Being a pescetarian during the trip may seem to be a good compromise, because even though I have a clear stance on not eating land animals and their products (i.e. meat, dairy and egg), I am still not sure how I feel toward the ocean creatures, especially oysters, prawns, clams and sashimi.

Sure, I could try to rationalise and justify it however I like but at the end of the day the only person who will have to live with that decision is me. So, I had to do what I feels right, and just to what I can. Just because you can’t do everything, doesn’t mean you can’t do something, anything. It’s how I got started into this whole vegan thing. I don’t see why I should stop just because it’s a holiday.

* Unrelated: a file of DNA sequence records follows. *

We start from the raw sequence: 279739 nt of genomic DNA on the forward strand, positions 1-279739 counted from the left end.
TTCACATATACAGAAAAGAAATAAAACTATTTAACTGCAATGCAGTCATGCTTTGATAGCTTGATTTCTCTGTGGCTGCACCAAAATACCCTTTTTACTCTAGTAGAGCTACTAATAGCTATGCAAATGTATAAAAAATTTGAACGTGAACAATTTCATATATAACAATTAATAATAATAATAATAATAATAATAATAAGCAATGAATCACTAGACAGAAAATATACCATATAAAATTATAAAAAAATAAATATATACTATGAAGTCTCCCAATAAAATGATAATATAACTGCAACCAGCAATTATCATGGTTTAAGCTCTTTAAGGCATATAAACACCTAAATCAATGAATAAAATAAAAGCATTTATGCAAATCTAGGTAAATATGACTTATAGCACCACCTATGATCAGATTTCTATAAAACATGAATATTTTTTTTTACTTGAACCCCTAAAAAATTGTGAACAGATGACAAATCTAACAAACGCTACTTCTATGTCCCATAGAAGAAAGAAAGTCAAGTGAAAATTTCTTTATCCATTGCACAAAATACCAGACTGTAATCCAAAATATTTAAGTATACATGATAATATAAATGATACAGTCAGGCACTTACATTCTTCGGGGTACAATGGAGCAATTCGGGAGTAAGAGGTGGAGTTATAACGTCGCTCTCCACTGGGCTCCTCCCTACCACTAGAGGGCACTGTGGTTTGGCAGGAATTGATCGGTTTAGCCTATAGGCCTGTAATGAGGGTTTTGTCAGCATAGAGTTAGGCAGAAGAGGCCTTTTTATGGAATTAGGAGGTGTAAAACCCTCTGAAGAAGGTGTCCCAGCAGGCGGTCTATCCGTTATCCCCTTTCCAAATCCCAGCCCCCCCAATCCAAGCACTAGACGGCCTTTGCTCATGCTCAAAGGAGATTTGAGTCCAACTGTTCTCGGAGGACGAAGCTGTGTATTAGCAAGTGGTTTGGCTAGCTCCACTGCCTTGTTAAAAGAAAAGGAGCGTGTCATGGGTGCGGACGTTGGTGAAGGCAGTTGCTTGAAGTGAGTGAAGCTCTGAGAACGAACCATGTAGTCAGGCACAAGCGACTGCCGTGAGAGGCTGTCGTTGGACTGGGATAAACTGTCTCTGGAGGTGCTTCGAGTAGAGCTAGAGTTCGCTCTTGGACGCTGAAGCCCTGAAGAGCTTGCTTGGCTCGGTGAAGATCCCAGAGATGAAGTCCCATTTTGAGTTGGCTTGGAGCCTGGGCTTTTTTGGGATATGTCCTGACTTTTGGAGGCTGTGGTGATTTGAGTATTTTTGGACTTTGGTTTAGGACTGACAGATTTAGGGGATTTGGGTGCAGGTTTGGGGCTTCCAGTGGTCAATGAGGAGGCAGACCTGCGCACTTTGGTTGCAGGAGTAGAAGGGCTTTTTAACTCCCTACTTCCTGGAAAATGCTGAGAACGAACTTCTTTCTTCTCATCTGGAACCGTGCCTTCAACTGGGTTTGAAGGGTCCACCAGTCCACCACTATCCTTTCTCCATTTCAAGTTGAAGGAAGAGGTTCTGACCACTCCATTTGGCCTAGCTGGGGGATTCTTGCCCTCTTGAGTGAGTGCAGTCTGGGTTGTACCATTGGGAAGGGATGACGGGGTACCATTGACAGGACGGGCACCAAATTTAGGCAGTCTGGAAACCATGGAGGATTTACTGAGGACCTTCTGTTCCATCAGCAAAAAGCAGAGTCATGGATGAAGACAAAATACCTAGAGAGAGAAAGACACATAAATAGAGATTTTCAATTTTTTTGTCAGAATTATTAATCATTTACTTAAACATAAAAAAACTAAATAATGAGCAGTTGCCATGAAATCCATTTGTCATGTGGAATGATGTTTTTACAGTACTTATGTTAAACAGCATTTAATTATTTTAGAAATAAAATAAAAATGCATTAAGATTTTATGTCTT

What I can do is to be as prepared as much as I can and put myself in favourable situations as much as possible. I knew that it would be a real challenge but I couldn’t give up without trying.

So, I researched online to get as much information as I could. printed all the vegan-friendly restaurants in Tokyo and Kyoto (the two main cities I visited), learned some basic Japanese, made some translation cards and then prayed for a smooth trip.

Of course, it’s not a real travel adventure without several mishaps and unexpected obstacles. Let’s face it, it’s not easy travelling with a dietary preference or peculiarity or restriction as others may see it, regardless where you go. Finding vegan food can be challenging in your own hometown, let alone in a place where you don’t read or speak the language and have no clue where you’re going. Not the mention that Japan is probably one of the least friendly places for vegetarians, let alone vegans.